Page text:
E,Rodriguez-Archilla, A,Ruiz-Avila, BM 2001, ‘p 53 protein expression in oral squamous cell carcinoma. Survival analyses, Anticancer Res., vol.21, no.4B, pp. 2889-94. Hafian, H, Venteo, L, Sukhanova, A, Nabiev, Lefebvre, B and Pluot, M 2004, ‘Immunohistochemical study of DNA topoisomerase , DNA topoisomerase alpha, p53, and Ki-67 in oral preneoplastic lesions and oral squamous cell carcinomas’, Hum Pathol, vol. 35, no. 6, pp. 745-51. Heriberto,
MU,Isam,EE and Martin, JH 2003, ‘Expression of p53 and Proliferation Index as Prognostic Factors in Gastrointestinal Sarcomas’, Annals of Surgical Oncology , vol. 10, pp. 190-195. Hideo, K,Min, Z,Shinobu, M,Yoshihiro, Y,Toshiko, T,Taiki, T,Hirofumi T, Katsuyuki, F,Hiroshi, F,Tetsu, T,Sumio, S 2005, ‘The relationship of the histologic grade at the deep invasive front and the expression of Ki-67 antigen and p53 protein in oral squamous cell carcinoma’, Journal of Oral Pathology & Medicine,Vol. 34 , no. 10, pp. 602.
Hsie, LL,Wang, PF and Chen, IH 2001, ‘Characterstics of mutation in oral Squamous cell carcinoma
associated with betel quid chewing and cigarette smoking in
Taiwanese’,Carcinogenesis, vol.22, no.9, pp. 1497-503. Isabel, BC, Peter, JFS,Chris, JM,Boudewijn, JB,Gordon, BS,Jan, MW & Van, W 1998, ‘p53 expression above the basal cell layer in oral mucosa is an early event of malignant transformation and has predictive value for developing oral Squamous cell carcinoma’, Journal of Pathology, Vol. 184, pp. 360-368. Jang-Jaer, L,Mark-Yenping, K,Shi-Jung, C,Chun-Pin, C,Jiiang, HJ,Hao- Hueng, C,Ying-Shiung, K,Wan-Hong, L and Sang-Heng, K 2005, ‘Higer expression of P 53 and proliferating cell nuclear antigen ( PCNA ) in atrophic oral lichen planus and patients with areca quid chewing ’, Oral Surg Oral Med Oral Pathol Oral Radiol Endod, vol.99, pp.471-8 . Jasbir, K,Anurag, S and Ranju, R 1998, ‘Prognostic significance of p53 protein overexpression in betel- and tobacco-related oral oncogenesis’, Int. J. Cancer, Vol. 79, pp. 370-375. Jayasurya, R,Sathyan, KM,Lakshminarayanan, K,Abraham, T, Nalinakumari, KR,Abraham, EK,Nair, MK and Kannan, S 2005, ‘Phenotypic alterations in Rb pathway have more prognostic influence than p53 pathway proteins in oral carcinoma’, Med Pathol, vol.18, no.8 , pp.1056-66. Kaur, JA,Srivastava, A and Ralhan, R 1998, ‘Prognostic significance of p53 protein overexpression in betel- and tobacco-related oral oncogenesis’, Int J Cancer, vol.79, no.4, pp. 370-375.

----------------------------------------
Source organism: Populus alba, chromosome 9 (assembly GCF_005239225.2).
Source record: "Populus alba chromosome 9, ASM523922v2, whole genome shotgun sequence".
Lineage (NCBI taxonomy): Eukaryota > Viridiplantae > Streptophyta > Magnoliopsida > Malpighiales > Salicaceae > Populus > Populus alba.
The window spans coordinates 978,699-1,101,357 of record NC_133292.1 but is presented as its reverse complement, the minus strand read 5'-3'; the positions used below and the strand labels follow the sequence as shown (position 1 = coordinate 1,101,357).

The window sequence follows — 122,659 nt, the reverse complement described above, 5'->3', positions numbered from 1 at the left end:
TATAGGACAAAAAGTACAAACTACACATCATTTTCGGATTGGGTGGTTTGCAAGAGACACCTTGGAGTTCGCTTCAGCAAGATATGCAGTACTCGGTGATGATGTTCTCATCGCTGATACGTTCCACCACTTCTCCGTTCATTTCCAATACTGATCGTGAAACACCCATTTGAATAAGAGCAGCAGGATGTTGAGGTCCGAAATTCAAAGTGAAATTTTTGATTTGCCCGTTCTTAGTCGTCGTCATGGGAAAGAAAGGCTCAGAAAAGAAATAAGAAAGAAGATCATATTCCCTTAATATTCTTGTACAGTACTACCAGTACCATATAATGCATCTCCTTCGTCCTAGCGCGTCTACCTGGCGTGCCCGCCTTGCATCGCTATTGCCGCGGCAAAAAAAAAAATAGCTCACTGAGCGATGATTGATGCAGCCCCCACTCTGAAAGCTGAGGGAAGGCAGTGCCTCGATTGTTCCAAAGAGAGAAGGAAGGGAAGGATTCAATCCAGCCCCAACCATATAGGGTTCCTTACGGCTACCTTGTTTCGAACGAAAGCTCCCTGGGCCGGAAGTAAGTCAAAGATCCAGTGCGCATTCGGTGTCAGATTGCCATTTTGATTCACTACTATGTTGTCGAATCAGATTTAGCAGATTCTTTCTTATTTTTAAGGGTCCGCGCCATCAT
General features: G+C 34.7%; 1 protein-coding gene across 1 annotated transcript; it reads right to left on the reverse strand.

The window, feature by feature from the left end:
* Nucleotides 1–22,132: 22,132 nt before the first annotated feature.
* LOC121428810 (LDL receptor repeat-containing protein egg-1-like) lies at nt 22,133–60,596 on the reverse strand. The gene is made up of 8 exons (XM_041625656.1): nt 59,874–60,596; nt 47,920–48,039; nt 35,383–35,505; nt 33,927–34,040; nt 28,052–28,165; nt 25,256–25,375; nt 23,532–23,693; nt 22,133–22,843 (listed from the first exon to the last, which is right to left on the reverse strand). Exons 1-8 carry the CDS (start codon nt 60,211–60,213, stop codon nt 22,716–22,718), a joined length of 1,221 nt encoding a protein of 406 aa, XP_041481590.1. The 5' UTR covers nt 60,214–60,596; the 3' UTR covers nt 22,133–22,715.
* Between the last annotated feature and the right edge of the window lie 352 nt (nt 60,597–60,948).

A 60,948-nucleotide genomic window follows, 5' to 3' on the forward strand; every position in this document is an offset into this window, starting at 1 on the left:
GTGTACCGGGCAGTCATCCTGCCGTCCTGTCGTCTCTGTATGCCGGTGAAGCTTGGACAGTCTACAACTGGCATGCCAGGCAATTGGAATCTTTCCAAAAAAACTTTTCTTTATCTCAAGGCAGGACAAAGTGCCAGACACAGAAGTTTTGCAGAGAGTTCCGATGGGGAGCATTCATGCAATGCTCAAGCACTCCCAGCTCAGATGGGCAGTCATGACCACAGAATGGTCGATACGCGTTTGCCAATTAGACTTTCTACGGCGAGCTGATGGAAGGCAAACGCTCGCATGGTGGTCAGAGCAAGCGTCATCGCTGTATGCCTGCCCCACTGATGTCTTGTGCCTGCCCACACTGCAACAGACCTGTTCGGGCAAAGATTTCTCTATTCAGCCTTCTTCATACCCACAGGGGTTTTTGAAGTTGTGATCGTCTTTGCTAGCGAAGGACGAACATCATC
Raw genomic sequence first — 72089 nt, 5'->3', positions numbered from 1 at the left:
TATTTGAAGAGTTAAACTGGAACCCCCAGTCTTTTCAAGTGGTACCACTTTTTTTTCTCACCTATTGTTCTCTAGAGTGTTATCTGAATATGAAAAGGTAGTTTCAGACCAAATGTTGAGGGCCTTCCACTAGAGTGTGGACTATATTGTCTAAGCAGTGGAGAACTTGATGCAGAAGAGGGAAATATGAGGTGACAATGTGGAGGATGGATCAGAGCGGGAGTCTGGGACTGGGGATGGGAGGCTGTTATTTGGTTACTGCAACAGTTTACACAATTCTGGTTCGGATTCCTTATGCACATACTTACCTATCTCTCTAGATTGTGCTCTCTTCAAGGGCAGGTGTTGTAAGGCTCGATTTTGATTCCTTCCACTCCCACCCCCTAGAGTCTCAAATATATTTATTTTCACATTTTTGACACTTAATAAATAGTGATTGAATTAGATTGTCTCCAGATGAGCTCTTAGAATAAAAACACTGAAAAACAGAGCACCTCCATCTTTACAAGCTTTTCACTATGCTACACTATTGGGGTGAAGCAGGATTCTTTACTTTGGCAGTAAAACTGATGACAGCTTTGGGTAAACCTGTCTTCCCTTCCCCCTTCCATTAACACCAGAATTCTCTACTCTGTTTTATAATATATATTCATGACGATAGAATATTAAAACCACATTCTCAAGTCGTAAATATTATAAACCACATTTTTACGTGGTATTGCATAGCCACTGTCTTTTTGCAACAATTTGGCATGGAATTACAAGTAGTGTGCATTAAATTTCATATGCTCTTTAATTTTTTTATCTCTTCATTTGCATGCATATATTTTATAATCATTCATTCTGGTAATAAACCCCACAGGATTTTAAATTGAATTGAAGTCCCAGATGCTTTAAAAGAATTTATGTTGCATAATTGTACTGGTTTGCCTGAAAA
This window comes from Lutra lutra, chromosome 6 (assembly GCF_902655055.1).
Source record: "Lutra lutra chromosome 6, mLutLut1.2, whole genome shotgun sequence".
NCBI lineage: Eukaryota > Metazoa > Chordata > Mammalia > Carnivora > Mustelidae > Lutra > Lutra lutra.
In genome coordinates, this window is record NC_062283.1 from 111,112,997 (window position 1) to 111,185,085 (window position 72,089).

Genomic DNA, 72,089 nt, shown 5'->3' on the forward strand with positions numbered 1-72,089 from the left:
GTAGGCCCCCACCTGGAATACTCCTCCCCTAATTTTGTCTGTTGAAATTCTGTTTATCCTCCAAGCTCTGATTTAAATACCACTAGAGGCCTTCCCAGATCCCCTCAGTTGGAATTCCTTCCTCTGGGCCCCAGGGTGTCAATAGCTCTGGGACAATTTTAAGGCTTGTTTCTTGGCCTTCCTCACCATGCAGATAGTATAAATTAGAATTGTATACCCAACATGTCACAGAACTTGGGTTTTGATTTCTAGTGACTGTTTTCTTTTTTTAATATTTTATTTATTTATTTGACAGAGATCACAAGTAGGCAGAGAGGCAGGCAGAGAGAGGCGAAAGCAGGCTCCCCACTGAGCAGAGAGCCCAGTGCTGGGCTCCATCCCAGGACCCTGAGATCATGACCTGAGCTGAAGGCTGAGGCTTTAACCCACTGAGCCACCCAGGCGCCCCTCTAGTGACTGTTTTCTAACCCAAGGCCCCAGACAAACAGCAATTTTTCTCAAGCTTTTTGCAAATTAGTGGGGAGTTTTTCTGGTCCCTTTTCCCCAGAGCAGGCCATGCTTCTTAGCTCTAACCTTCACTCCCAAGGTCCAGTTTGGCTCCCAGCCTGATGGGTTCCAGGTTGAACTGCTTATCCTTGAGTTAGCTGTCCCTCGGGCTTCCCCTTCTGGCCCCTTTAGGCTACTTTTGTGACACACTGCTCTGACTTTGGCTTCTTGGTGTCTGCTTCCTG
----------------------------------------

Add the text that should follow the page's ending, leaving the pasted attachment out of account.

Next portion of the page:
Kerdpon, D, Sriplung, H & Kiethubthew, S 2001, ‘Expression of p53 in oral Squamous cell carcinoma and its association with risk habits in southern Thailand’, Oral Oncol. Vol. 37, no. 7, pp.553-7. Langdon, ZE & Parridge, M 1992, ‘Expression of the tumor suppressor gene p53 in oral cancer, J Oral Maxillofac Surg, vol.30, pp.214-220. Linda, JK and Carol, P, 1996 , ‘p53: puzzle and paradime’, Genes & Development, vol.10, pp. 1054-1072. Liu, CJ,Chang, KW,Chao, SY,Kwan, PC,Chang, SM,Yen, RY,Wang, CY, Wong, YK 2004, ‘The molecular markers for prognostic evaluation of areca-associated buccal Squamous cell carcinoma’, J Oral Pathol Med., Vol. 33, no. 6, pp.327-34. Mehta, FS & Hammer, JE (eds) 1993, Tobacco related oral mucosa lesions and conditions in India , Japee Brothers Medical Publishers , New Delhi. Murti, PR, WarnaKulasurya, KA, Johnson, NW,Bhonsle, RB,Gupta, PC, Daftary, DK & Mehta, FS 1998, ‘p53 expression in oral pre cancer as a marker for malignant potential’, Oral Pathol,Med, vol.27, no.05, pp.191-06. Nakopoulou, L, Vourlakou, C, Zervas, A 1998, ‘The prevalence of bcl-2, p53 & kI-67 immunoreactivity in transitional cell bladder & their clinicopathologic correlates’, Human pathology, Vol. 23, pp.146-151. ‘Neoplasia’ 1999, in Cotran, R S, Kumar, V and Collins, T (eds), Robbins pathologic basis of disease, 6th edn, W.B.Saunders Company, Singapore, pp.260-327.
‘Oral cancer’ 1998, in RA Cawson and ED Smith (eds), Essentials of Oral Pathology and Oral Medicine, Charchill Living Stone, 6th edn, London, UK, pp.228-238. Pande, P, Soni, S, Kaur, J, Agarwal, S, Matur, M, Shukla, NK & Ralhan, R 2002, ‘Prognostic factors in betel and tobacco related oral cancer’, Br J Radiol. Vol. 75, no. 896, pp.657-62. Piattelli, A., Rubini, C, Fioron, M, Iezzi, G and Santinelli, A 2002, ‘Prevalence of p53, bcl-2, and Ki-67 immunoreactivity and of apoptosis in normal oral epithelium and in premalignant and malignant lesions of the oral cavity’, J Oral Maxillofac Surg, vol. May 60, no.5, pp. 532-540. Po, WY, Vivian, C, Joe, C, King, YL, Wai KH and William, IW 2001, ‘The Clinicopathologic Significance of p53 and p21 Expression in the Surgical Management of Lingual Squamous Cell Carcinoma’, Am J Clin Pathol, vol.116, pp. 240-245 . Ranasinghe, AW,Warnakulasuriya, KAAS & Jhonson, NW 1993, ‘Low prevelance of expression of p53 oncoprotein in oral carcinoma from Srilanka associated with betel & tobacco chewing’, J Cancer B Oral Oncol, vol.29, no.B, pp.147-50. Rodu, B & Cole, P 2002, ‘Smokeless tobacco use and cancer of the upper respiratory tract’, Oral Surg Oral Med Oral Pathol Oral Radiol Endod, vol. 93, no.5, pp.511-5 . Rowley, H,Helliwell, TR,Jones, AS, Ronald, NJ,Field, EA & Field, JK 1997, ‘An immunohistochemical analysis of p53 protein expression in premalignat and malignant tissue of oral cavity, Clin oto laryngol Allied Sci, vol.22, no.1, pp.23-29.